Below is the business segment discussion for the quarter.

Recorded Music
Revenue from the company's Recorded Music business declined 13.3% from the prior-year quarter to $619 million, and 12.2% on a constant-currency basis.  The decline reflected weakness in the U.S., Japan and most of Europe, partially offset by strength from both local and international artists in the U.K., Italy and Germany.  

International Recorded Music revenue declined 11.9% from the prior-year quarter, and 9.9% on a constant-currency basis, to $356 million, while domestic Recorded Music revenue fell 15.2% from the prior-year quarter to $263 million.  The company’s Recorded Music business experienced growth in digital download revenue, which was particularly strong internationally.  Non-traditional Recorded Music revenue also grew, helped by the company’s European concert promotion business, particularly in Italy.  This performance was more than offset by contracting demand for physical product.  The top sellers in the quarter included Linkin Park, Phil Collins and The Zac Brown Band, in addition to two Japanese artists – Kobukuro and Superfly.

Recorded Music digital revenue of $183 million grew 7.0% over the prior-year quarter on both an as-reported and constant-currency basis, and represented 29.6% of total Recorded Music revenue, compared with 23.9% in the prior-year quarter.  Domestic Recorded Music digital revenue amounted to $104 million, or 39.5% of total domestic Recorded Music revenue, compared with 33.5% in the prior-year quarter.  Year-over-year digital revenue growth was driven by global strength in digital downloads, partially offset by declines in domestic mobile revenue, primarily related to lower ringtone demand.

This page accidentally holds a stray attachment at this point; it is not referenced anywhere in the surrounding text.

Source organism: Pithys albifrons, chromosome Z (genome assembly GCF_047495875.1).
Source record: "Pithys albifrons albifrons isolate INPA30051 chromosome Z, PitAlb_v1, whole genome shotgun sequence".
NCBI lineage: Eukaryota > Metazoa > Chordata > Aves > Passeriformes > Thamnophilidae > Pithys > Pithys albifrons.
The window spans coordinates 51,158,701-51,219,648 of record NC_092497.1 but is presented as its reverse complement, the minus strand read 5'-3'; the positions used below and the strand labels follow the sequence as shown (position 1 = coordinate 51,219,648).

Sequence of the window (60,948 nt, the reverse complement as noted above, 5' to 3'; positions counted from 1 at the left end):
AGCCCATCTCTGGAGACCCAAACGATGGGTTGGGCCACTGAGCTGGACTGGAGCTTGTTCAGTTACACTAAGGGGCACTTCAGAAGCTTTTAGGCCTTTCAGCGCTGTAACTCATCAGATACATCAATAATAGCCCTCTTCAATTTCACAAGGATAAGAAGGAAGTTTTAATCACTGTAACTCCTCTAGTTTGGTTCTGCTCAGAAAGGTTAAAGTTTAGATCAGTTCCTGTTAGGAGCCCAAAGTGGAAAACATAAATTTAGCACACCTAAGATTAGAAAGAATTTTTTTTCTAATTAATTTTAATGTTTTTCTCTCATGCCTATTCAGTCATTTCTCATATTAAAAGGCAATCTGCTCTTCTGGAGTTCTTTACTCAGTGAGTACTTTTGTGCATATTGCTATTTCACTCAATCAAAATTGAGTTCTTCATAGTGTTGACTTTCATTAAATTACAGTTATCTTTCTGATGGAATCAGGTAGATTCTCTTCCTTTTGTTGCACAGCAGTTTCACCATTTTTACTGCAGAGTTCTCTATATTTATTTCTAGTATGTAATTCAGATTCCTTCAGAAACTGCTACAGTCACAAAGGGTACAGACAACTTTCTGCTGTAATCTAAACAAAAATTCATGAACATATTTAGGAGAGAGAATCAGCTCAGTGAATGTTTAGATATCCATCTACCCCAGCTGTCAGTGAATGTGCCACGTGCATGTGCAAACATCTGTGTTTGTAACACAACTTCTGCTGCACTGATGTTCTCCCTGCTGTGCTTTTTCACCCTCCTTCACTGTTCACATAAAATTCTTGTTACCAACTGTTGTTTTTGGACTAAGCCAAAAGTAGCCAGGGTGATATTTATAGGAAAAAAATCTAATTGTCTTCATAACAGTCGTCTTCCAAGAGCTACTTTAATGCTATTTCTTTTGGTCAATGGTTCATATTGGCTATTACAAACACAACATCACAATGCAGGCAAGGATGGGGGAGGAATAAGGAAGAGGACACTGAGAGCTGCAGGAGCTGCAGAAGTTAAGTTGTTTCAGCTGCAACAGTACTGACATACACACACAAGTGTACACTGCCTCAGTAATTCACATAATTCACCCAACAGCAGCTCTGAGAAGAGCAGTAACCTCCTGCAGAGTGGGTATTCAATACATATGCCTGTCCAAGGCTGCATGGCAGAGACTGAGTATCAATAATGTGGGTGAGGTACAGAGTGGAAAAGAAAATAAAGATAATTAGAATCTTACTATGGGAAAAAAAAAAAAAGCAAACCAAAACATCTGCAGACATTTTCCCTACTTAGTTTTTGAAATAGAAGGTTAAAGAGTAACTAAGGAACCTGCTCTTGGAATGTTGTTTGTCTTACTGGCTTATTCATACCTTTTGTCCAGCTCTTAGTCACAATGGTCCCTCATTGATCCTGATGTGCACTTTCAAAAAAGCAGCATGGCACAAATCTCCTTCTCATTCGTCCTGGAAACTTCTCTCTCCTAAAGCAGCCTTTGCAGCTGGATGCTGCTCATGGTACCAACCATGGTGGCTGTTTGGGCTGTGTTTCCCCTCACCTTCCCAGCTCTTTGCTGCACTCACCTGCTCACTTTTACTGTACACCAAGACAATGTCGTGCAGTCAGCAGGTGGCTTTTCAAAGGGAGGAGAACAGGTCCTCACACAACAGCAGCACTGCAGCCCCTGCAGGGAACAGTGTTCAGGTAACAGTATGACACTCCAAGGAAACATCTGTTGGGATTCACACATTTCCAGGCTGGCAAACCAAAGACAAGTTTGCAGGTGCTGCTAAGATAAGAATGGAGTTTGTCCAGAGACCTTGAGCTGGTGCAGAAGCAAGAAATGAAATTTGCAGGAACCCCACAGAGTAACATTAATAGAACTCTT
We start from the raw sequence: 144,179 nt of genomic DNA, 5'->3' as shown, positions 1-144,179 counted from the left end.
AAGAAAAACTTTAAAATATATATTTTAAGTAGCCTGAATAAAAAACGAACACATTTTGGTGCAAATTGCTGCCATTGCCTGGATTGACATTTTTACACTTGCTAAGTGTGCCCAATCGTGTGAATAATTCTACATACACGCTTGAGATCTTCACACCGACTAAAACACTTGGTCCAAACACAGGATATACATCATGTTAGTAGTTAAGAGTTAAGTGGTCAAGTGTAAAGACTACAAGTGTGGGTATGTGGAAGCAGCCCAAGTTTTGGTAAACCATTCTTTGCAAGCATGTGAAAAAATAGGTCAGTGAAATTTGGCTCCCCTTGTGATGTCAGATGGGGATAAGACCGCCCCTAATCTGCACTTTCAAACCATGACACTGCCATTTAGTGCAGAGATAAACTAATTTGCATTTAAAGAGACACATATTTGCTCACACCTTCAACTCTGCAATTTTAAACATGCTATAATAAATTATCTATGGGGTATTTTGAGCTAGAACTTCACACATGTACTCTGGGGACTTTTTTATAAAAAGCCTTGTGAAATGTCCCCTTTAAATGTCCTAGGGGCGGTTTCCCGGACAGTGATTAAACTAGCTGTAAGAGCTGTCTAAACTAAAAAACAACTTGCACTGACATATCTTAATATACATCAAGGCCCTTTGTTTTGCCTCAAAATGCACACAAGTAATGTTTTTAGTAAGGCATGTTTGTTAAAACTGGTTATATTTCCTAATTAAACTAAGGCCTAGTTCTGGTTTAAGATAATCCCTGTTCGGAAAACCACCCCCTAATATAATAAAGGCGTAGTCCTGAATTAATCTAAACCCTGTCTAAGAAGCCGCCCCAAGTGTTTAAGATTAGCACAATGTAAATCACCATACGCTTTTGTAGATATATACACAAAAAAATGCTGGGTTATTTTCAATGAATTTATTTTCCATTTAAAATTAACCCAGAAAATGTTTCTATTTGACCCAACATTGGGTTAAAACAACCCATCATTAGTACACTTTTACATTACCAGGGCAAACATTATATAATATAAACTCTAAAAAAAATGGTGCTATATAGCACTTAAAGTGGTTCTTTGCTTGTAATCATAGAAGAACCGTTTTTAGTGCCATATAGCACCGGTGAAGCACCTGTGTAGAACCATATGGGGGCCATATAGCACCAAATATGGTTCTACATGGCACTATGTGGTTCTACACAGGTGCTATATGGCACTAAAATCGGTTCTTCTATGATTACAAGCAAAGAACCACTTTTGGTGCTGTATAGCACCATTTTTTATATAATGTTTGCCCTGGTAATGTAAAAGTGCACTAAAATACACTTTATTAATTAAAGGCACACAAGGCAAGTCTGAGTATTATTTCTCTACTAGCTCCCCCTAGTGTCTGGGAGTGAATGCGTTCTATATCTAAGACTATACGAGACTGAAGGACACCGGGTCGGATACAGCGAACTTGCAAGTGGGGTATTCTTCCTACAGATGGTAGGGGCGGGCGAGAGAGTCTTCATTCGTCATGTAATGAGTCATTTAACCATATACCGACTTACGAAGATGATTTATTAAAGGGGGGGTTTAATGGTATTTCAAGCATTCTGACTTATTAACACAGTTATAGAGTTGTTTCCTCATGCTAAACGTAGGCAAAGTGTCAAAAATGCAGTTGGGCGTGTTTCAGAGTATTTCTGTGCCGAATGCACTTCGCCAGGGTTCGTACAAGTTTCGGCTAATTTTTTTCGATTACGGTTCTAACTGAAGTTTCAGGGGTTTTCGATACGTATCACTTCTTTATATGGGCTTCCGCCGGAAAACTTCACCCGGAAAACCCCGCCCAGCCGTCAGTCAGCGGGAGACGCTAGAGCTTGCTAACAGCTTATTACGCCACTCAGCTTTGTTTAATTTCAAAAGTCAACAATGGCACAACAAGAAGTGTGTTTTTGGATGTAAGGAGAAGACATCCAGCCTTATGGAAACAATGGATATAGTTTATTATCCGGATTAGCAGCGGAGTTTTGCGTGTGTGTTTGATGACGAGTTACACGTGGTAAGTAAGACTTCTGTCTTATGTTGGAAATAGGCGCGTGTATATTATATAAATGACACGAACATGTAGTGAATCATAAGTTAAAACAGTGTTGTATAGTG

Recorded Music operating income declined to $7 million from $49 million in the prior-year quarter, resulting in an operating margin of 1.1%, down 5.8 percentage points from 6.9% in the prior-year quarter.  Recorded Music OIBDA fell 45.3% to $52 million for the quarter and Recorded Music OIBDA margin declined 4.9 percentage points from the prior-year quarter to 8.4%.  Operating income and OIBDA for the current- and prior-year quarters included the Quarterly Severance Charges, which were the primary factors contributing to their declines.

Music Publishing
Music Publishing revenue declined 12.9% from the prior-year quarter to $142 million, and was down 10.1% on a constant-currency basis.  International Music Publishing revenue decreased 1.2% on an as-reported basis, and grew 5.1% on a constant-currency basis, to $83 million, while domestic Music Publishing revenue declined 25.3% from the prior-year quarter to $59 million.    

Synchronization revenue grew 38.1% and digital revenue grew 12.5% on both an as-reported and constant-currency basis.  Performance revenue declined 13.3%, and was down 8.8% on a constant-currency basis, while mechanical revenue fell 35.5%, or 33.3% on a constant-currency basis.  

Music Publishing results included the benefit of $5 million in revenue and $2 million in OIBDA in the current quarter, and $25 million in revenue and $7 million in OIBDA in the prior-year quarter, from an agreement reached by the U.S. recorded music and music publishing industries, related to the payment of mechanical royalties accrued in prior years by record companies.  The decline in the size of this accrual significantly impacted the year-over-year comparison for domestic mechanical revenue results.